Tuesday, 5 October 2010

charlotte's thought of the week: take a chill pill emma thompson, show some slang love.

i would like to begin this piece of virtually broadcast literature using words of only the highest calibre. it has been brought to my rapt, yet youthfully ignorant attention that my generation has a below-par grasp of the very basest fundamentals of the english language. it has been stipulated by a certain female lucky enough to be fawned over by the national press that this continual ebb of grammatical tide is a guaranteed pre-cursor to my generation amassing a perceived dim-wittedness, innit.

emma, emma, emma. i used to think you were pretty decent. right up until you dissed my entire generation for embracing new facets of language. then you slipped a little in my estimation. a debate of almost epic proportions has launched surrounding miss thompson’s claim that the youth of today do themselves a disservice by using slang. admittedly, the exact definition of what slang is rather important here- it is necessary to differentiate between incorrect use of spelling, grammar and syntax, and another definition of slang more accurately described as merely a string of colloquialisms. to be brutally honest, I abhor the former. there is no excuse for not understanding the difference between they’re and their. Or DOH! and dough. one would hope that it is perfectly clear that monsieur simpson has nothing to do with baking. unless you are a twelve-year-old boy with a penchant for simpson heads for your birthday cake. these are the kind of standards that are necessary to uphold in order for the human race to communicate effectively- after all what use is language if we cannot express ourselves with efficiency? however, what i wholly disagree with is the perception that all new language is bad language. it is often discussed as though we are infecting the purest, unchangeable, sacred commodity. raping a virgin language with violent stabs of LIKE. i think not. language, beautiful and ever-inspiring as it may be, is constantly evolving. if i took a trip through deepest darkest peckham conversing with all and sundry in chaucerian english, not only would I not be understood, but I would most probably return with a few stabs of my own, and they wouldn’t have been metaphorical. even in shakespearean english it is not unusual to find an old school brand of slang, and surely the garbled english of lewis carroll’s jabberwocky can only be heralded as poetry at it’s inventive best- and in many ways a type of carroll-slang? or even more recently, the spoken words of benjamin zephaniah- this is masterful use of language, all sprinkled with a healthy helping of slang.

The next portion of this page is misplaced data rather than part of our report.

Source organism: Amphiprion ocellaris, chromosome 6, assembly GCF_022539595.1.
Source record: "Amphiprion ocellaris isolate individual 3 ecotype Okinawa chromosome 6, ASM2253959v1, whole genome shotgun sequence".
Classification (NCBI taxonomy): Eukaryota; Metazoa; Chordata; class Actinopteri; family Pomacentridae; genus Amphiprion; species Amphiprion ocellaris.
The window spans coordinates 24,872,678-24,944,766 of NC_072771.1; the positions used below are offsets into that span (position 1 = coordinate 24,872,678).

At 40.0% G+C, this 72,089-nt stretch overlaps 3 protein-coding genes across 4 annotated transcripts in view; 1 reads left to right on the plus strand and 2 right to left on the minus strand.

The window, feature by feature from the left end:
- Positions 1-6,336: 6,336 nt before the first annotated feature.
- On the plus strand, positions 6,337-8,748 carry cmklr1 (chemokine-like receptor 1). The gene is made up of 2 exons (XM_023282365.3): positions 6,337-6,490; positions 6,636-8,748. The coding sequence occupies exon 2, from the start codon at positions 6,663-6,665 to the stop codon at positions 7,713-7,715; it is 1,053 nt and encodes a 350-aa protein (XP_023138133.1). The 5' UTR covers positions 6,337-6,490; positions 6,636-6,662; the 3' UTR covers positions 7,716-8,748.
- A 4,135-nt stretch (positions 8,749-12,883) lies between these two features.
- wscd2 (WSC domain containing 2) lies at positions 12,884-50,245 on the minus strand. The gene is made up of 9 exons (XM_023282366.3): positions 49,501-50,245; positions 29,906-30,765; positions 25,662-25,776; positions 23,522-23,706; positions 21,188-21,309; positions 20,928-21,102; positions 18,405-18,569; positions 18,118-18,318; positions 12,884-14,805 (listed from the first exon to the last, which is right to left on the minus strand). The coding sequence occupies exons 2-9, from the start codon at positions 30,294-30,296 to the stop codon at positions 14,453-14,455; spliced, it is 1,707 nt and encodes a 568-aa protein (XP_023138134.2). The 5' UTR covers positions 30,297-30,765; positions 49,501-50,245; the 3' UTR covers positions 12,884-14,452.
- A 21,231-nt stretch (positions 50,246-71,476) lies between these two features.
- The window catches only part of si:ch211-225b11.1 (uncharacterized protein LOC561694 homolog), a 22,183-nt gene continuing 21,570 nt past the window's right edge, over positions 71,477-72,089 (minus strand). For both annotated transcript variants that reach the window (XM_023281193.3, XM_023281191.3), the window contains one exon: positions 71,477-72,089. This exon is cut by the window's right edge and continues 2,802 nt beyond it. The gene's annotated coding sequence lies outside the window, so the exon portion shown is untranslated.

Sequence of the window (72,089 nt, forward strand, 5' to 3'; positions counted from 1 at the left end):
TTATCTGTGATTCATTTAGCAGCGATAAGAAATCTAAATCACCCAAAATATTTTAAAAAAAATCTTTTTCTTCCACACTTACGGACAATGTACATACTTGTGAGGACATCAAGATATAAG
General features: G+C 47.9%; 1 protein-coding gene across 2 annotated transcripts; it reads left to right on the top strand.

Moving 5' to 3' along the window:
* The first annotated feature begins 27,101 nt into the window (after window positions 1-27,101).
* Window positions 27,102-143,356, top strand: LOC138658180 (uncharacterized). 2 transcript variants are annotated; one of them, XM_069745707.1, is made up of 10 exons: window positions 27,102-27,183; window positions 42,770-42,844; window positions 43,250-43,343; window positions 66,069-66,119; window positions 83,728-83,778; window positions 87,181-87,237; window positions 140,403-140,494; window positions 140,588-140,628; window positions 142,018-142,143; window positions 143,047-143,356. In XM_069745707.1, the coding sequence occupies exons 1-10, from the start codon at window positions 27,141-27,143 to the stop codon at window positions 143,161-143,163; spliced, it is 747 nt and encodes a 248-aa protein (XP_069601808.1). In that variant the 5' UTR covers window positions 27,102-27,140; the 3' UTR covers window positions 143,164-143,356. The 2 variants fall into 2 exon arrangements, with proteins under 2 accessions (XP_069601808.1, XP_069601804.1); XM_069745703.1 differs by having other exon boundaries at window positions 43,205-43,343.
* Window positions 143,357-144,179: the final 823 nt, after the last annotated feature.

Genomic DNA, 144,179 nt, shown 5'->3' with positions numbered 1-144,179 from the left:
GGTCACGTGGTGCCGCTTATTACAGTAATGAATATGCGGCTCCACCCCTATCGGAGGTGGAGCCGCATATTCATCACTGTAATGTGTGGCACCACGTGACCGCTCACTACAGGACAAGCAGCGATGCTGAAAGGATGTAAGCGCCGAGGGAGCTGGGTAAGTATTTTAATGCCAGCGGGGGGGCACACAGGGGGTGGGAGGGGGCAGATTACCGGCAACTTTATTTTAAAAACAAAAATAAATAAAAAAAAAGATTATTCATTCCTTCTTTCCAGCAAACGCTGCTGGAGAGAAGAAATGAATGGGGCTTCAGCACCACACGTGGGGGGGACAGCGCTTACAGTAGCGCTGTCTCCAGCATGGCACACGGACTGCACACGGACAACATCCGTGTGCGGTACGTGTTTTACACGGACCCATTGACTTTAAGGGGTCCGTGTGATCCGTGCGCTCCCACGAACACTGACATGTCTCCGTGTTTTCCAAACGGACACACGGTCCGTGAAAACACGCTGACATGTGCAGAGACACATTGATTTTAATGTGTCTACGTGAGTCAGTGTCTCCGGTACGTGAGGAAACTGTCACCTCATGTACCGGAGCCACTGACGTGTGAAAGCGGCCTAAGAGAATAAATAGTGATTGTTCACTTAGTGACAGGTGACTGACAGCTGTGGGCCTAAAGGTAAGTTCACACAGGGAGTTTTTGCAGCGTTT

as a generation, we are continually encouraged to push boundaries of imagination, vision and invention in every other aspect of modern life- to look to the future with an open and inquisitive mind. why then, Ms Thompson, can we not do the same with language!? don’t get me wrong, i’m certainly not promoting inappropriate use of language. i’m not insinuating that it would be wise, for example, for the latest apprentice candidates to sit in front of ‘suralan’ and spew out that they is well pschyed to be in his presence innit blud, and that the apprentice is a well sick opportunity for them, and they’ll bust a cap in anyone’s ass that tries to get in the way of their dream- there’s a time and a place for everything- but the notion that slang is ‘dumbing down’ is a little closed-minded methinks.

there will always be generational gaps- what i understand by the word gay (homosexual, naturally), my great grandma would have understood as being jolly happy. similarly, i understand that the word sick could be used to indicate greatness, as well as illness, whereas if I described seeing the foo fighters live as ‘sick’ to my mother, she would probably think that they all started biting off rabbit heads on stage, or were all taken tragically ill mid-gig.

this week i was left hoping that Emma Thompson was stranded on an island with the most intense users of slang imaginable. i was praying for her to be put in a situation where slang was common currency, then maybe, just maybe, she would get off her high wordy horse, and understand that even in language, you keep up or are left behind. May the slang revolution begin!

[Charlotte Skeoch]

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